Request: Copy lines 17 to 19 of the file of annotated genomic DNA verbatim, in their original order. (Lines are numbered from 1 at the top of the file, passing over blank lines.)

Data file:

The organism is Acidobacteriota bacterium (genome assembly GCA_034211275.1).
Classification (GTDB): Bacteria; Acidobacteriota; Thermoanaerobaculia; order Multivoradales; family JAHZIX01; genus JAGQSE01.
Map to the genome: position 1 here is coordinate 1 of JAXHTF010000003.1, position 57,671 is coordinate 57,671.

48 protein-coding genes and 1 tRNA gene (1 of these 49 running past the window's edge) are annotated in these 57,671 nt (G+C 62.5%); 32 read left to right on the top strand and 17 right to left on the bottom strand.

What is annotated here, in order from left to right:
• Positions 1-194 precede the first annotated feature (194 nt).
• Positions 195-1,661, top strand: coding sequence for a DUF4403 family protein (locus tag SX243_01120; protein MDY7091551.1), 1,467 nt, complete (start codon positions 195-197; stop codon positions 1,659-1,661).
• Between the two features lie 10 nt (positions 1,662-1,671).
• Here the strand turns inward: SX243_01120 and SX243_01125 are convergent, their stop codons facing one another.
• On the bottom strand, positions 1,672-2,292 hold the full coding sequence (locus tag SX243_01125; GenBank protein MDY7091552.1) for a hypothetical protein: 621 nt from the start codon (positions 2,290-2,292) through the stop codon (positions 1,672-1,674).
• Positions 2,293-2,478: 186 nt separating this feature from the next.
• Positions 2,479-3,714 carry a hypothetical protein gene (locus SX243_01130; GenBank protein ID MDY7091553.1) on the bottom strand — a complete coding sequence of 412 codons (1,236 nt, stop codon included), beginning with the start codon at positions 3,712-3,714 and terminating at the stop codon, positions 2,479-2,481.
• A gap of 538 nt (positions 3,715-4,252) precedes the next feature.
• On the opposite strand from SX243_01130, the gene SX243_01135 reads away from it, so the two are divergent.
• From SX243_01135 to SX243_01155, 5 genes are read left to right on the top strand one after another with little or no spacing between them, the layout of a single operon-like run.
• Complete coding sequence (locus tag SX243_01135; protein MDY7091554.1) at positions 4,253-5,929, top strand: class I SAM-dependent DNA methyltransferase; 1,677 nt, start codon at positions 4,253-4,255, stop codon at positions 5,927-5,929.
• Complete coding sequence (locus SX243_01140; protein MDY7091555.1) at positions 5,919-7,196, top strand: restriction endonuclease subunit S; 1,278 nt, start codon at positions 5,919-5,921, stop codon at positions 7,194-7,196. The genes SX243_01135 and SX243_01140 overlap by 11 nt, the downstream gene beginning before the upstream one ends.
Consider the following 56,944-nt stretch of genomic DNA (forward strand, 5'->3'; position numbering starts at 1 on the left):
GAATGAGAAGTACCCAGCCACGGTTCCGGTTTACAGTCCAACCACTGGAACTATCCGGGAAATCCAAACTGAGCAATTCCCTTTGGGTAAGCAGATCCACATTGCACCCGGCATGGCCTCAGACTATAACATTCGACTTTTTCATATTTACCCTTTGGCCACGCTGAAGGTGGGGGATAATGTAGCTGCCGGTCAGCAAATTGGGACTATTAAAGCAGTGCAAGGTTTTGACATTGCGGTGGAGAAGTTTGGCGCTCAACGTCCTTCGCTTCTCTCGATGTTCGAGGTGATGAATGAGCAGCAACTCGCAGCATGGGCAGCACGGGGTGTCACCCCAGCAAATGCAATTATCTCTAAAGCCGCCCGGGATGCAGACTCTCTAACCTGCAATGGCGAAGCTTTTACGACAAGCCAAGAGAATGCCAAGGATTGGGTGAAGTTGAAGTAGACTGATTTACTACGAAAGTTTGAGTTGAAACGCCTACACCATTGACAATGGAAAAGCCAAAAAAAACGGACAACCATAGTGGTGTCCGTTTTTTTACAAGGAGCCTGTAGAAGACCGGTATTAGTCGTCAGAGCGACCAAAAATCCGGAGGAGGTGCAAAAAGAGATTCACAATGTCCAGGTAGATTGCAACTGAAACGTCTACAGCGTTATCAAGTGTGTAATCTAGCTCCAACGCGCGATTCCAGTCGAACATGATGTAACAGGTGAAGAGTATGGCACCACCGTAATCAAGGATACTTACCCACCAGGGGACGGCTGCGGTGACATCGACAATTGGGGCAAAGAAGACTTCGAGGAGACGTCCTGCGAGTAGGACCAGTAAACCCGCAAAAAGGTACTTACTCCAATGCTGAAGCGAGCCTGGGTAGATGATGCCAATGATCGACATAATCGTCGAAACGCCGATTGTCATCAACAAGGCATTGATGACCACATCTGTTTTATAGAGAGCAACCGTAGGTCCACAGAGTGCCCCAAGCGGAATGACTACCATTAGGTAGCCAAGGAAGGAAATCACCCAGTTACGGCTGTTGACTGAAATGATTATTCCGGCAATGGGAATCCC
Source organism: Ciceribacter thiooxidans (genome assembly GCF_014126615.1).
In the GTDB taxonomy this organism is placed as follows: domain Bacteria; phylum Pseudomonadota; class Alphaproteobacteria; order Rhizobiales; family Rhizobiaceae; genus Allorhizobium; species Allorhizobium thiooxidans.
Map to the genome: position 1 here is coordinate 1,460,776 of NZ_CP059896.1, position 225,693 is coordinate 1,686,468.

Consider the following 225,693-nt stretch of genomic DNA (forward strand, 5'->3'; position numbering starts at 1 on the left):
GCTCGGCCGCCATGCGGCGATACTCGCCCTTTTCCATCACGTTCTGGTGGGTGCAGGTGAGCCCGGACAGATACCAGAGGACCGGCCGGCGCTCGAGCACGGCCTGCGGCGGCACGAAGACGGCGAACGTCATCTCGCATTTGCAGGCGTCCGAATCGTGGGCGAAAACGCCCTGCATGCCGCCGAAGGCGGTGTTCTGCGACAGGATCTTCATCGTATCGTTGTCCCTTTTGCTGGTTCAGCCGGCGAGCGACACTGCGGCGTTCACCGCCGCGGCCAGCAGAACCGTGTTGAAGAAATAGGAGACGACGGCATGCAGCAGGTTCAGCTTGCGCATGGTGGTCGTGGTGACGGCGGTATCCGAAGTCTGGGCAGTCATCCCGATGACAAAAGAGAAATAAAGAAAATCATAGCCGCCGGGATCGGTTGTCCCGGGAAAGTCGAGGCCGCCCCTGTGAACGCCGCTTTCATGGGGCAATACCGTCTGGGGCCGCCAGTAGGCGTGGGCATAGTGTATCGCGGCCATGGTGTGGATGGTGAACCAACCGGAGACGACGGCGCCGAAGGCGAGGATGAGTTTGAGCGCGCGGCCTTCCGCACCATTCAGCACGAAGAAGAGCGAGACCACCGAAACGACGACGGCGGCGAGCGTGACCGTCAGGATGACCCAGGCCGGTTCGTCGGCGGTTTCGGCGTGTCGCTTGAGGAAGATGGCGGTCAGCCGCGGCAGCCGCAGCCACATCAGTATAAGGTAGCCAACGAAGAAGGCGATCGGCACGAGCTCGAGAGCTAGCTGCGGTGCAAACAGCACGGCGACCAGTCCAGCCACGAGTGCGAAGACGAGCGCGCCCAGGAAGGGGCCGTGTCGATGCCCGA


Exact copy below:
• Complete coding sequence (locus SX243_01140; protein MDY7091555.1) at positions 5,919-7,196, top strand: restriction endonuclease subunit S; 1,278 nt, start codon at positions 5,919-5,921, stop codon at positions 7,194-7,196. The genes SX243_01135 and SX243_01140 overlap by 11 nt, the downstream gene beginning before the upstream one ends.
Consider the following 56,944-nt stretch of genomic DNA (forward strand, 5'->3'; position numbering starts at 1 on the left):
GAATGAGAAGTACCCAGCCACGGTTCCGGTTTACAGTCCAACCACTGGAACTATCCGGGAAATCCAAACTGAGCAATTCCCTTTGGGTAAGCAGATCCACATTGCACCCGGCATGGCCTCAGACTATAACATTCGACTTTTTCATATTTACCCTTTGGCCACGCTGAAGGTGGGGGATAATGTAGCTGCCGGTCAGCAAATTGGGACTATTAAAGCAGTGCAAGGTTTTGACATTGCGGTGGAGAAGTTTGGCGCTCAACGTCCTTCGCTTCTCTCGATGTTCGAGGTGATGAATGAGCAGCAACTCGCAGCATGGGCAGCACGGGGTGTCACCCCAGCAAATGCAATTATCTCTAAAGCCGCCCGGGATGCAGACTCTCTAACCTGCAATGGCGAAGCTTTTACGACAAGCCAAGAGAATGCCAAGGATTGGGTGAAGTTGAAGTAGACTGATTTACTACGAAAGTTTGAGTTGAAACGCCTACACCATTGACAATGGAAAAGCCAAAAAAAACGGACAACCATAGTGGTGTCCGTTTTTTTACAAGGAGCCTGTAGAAGACCGGTATTAGTCGTCAGAGCGACCAAAAATCCGGAGGAGGTGCAAAAAGAGATTCACAATGTCCAGGTAGATTGCAACTGAAACGTCTACAGCGTTATCAAGTGTGTAATCTAGCTCCAACGCGCGATTCCAGTCGAACATGATGTAACAGGTGAAGAGTATGGCACCACCGTAATCAAGGATACTTACCCACCAGGGGACGGCTGCGGTGACATCGACAATTGGGGCAAAGAAGACTTCGAGGAGACGTCCTGCGAGTAGGACCAGTAAACCCGCAAAAAGGTACTTACTCCAATGCTGAAGCGAGCCTGGGTAGATGATGCCAATGATCGACATAATCGTCGAAACGCCGATTGTCATCAACAAGGCATTGATGACCACATCTGTTTTATAGAGAGCAACCGTAGGTCCACAGAGTGCCCCAAGCGGAATGACTACCATTAGGTAGCCAAGGAAGGAAATCACCCAGTTACGGCTGTTGACTGAAATGATTATTCCGGCAATGGGAATCCC